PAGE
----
Selection of coffee and teas to try.
 Balinese man finished harvesting for the day.
Balinese girl at the coffee plantation.

Its a long slow drive back to Uluwatu but we arrive at The Gong at 9pm after Ketut got a little lost. The homestay we are at is run by a lovely Balinese family. They were very welcoming and offered us water when we arrived. Even though they were closing the kitchen they still gave us a table and a menu but after having a rather large and very filling Balinese lunch we opted for a fruit platter.
The Gong is situated 2km from Uluwatu beach. There are only 8 rooms at The Gong, but the family have done a really good job maintaining the place and ensuring the rooms are cleaned on a daily basis. They have a lovely pool, but again its 25 degrees in the pool, hardly anything to cool you off but it beats sitting in the shade sweating. Tomorrow we plan on walking to Uluwatu for a look at the beach and surf.

The walk to Uluwatu is literally less than 10 mins from where we are staying. We walk the first day all eager, but we are dripping wet in sweat by the time we get there for a surf. Fortunately the tide was low on the first day and there wasn't much of a paddle through the cave for Dave.  I wander up the steps to a lovely little local cafe overlooking the Uluwatu waves. Most days when we came here I either sat and waited with my zoom lense for pics of Dave on the waves or a read my kindle.

View from the cafe at Uluwatu.

More Uluwatu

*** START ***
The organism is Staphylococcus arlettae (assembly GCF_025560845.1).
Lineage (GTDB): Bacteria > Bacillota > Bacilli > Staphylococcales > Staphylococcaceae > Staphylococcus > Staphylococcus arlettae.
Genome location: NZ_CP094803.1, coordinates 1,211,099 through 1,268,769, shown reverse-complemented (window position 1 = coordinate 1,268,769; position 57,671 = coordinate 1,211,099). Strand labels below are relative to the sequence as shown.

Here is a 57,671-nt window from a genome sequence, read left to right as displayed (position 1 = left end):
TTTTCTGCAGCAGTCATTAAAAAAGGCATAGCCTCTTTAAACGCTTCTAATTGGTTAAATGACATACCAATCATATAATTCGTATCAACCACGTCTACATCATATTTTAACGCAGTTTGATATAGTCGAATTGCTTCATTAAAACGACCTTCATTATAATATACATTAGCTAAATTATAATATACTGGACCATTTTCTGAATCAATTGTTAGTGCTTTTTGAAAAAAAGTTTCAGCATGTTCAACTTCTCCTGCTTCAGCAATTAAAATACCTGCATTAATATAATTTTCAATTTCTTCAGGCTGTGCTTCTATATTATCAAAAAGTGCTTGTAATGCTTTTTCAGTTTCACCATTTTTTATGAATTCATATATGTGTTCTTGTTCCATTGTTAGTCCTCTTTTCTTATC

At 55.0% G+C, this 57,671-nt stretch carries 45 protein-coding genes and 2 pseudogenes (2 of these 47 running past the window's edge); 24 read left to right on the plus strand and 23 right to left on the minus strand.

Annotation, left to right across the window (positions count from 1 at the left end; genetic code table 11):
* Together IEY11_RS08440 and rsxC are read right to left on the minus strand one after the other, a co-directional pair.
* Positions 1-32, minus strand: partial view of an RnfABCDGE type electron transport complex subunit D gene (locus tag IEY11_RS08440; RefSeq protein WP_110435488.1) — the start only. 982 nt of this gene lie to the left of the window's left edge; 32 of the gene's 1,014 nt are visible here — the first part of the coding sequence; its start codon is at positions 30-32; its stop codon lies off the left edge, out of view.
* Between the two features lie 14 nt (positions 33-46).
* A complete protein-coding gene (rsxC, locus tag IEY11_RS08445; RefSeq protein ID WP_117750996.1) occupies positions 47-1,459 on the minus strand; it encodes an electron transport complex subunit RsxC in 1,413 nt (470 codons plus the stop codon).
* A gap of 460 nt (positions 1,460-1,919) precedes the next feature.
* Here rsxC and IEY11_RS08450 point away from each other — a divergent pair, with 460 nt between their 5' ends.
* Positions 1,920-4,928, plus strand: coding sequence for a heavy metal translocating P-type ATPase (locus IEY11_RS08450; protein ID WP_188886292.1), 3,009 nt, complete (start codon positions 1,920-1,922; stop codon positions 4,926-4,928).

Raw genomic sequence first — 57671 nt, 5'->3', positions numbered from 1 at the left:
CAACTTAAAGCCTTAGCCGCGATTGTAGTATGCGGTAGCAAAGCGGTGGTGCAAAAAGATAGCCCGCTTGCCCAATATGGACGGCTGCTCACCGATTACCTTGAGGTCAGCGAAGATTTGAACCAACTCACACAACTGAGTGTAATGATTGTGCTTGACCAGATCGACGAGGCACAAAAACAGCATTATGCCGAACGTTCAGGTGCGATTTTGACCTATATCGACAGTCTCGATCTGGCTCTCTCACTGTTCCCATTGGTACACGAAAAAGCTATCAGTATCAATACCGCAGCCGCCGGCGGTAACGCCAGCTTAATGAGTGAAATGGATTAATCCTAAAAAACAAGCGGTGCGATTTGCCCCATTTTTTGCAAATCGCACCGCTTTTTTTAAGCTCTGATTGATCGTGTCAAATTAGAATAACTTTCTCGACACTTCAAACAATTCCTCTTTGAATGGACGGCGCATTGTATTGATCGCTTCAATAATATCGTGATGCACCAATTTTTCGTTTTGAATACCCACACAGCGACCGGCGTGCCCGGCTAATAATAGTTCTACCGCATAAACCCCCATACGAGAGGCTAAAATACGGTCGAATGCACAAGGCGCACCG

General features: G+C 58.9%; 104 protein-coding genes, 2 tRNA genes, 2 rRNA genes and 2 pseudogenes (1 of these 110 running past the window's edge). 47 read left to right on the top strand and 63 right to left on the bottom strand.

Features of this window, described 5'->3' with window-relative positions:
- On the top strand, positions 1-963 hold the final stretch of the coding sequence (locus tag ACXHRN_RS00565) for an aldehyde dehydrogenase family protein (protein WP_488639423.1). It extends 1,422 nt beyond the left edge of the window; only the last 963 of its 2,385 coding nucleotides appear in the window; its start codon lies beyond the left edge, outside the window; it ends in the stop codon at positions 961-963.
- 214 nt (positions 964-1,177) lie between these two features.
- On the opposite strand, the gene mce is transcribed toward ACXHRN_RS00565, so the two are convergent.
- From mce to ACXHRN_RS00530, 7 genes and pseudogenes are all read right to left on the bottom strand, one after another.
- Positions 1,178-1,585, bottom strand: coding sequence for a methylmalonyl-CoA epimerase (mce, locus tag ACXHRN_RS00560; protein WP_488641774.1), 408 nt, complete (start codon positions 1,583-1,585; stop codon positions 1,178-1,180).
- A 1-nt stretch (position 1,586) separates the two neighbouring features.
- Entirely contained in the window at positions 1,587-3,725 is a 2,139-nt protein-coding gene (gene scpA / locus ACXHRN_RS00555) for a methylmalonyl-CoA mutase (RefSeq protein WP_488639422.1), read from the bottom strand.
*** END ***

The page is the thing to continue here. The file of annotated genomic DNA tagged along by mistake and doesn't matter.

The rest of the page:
The novelty of walking to Uluwatu soon wore off and we ended up renting a scooter from the place we were staying at for 50,000 Rupiah for 24hrs. Good price. Saves us sweating and practically melting in the heat. The scooter was great fun, although Shev was constantly asking to slow down and we were only going 30km! I guess its the fear of not having metal surrounding her in a car. We took the scooter to Balangan for a late afternoon surf along with Atli, a guy from Iceland also staying at The Gong that we had become aquainted with. Who thought you would meet a surfer from Iceland but apparently there is some good surf in Iceland - bladdy cold though! It was a bit scary hitting roads slightly busier than the Uluwatua and Padang Padang beach areas. On our way back after sunset we needed to make a right turn at an intersection and the traffic was something else. Scooters left, right and centre again all going various speeds. We had probably been waiting for amout 5 mins when a local on a scooter pulls up next to us and starts having a casual where are you from conversation, where have you been today and then he asked if we needed help crossing the road. Of course we did! So he edged his scooter slowing into the middle of the intersection and all traffic came to a halt. With that all the scooters and cars stuck turning right all made a mad dash to join traffic. Phew!

Sunset at Balangan.

Padang Padang beach

 Padang Padang at sunset.
 Local fisherman at Padang Padang.

The next few days was a combination of surfing, chilling at Padang Padang for sunset, sunset dinner at Uluwatu, lazing about at the pool where we stayed, taking the scooter for a spin and just generally relaxing. The Balinese family at the Gong were preparing for a festival and they gave us free fruit platters and rice cakes. They have made our stay very comfortable.

 Uluwatu sunset drinks
 Uluwatu sunset drinks
 Uluwatu sunset dinner

 Dave has been in his element surfing for 5 days in a row at Uluwatu mostly, some in Padang Padang and once in Balangan.

 The Gong - Uluwatu
 The Gong - Uluwatu

Staying at the Gong has been a very relaxing experience. The Balinese family running the place are very friendly and always up for a good laugh. Most of them speak good english. They were nothing but helpful, the food was great and for a good price too (US$3-5 a plate), rooms were clean, 2km from Uluwatu beach. They rent scooters as well. There is a laundry facility 3km up the road called Surf Laundry - probably the best launder service we have ever had. We highly recommend staying here.